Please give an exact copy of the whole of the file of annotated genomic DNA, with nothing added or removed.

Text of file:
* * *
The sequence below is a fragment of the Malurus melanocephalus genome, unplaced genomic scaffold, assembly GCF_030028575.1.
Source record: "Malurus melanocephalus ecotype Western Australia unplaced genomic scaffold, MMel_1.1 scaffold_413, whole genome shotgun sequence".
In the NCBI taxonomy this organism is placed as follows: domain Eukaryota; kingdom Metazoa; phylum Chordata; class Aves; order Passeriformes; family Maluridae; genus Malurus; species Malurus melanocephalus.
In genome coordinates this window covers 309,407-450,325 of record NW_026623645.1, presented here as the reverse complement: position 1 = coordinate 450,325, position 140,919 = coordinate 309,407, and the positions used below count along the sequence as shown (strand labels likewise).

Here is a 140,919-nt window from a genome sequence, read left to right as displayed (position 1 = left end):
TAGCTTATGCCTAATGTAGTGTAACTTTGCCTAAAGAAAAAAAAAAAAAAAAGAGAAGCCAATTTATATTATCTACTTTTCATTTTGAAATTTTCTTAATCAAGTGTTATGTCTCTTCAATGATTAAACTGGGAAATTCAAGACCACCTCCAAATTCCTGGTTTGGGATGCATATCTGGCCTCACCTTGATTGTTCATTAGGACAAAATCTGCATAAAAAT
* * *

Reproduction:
The sequence below is a fragment of the Malurus melanocephalus genome, unplaced genomic scaffold, assembly GCF_030028575.1.
Source record: "Malurus melanocephalus ecotype Western Australia unplaced genomic scaffold, MMel_1.1 scaffold_413, whole genome shotgun sequence".
In the NCBI taxonomy this organism is placed as follows: domain Eukaryota; kingdom Metazoa; phylum Chordata; class Aves; order Passeriformes; family Maluridae; genus Malurus; species Malurus melanocephalus.
In genome coordinates this window covers 309,407-450,325 of record NW_026623645.1, presented here as the reverse complement: position 1 = coordinate 450,325, position 140,919 = coordinate 309,407, and the positions used below count along the sequence as shown (strand labels likewise).

Here is a 140,919-nt window from a genome sequence, read left to right as displayed (position 1 = left end):
TAGCTTATGCCTAATGTAGTGTAACTTTGCCTAAAGAAAAAAAAAAAAAAAAGAGAAGCCAATTTATATTATCTACTTTTCATTTTGAAATTTTCTTAATCAAGTGTTATGTCTCTTCAATGATTAAACTGGGAAATTCAAGACCACCTCCAAATTCCTGGTTTGGGATGCATATCTGGCCTCACCTTGATTGTTCATTAGGACAAAATCTGCATAAAAAT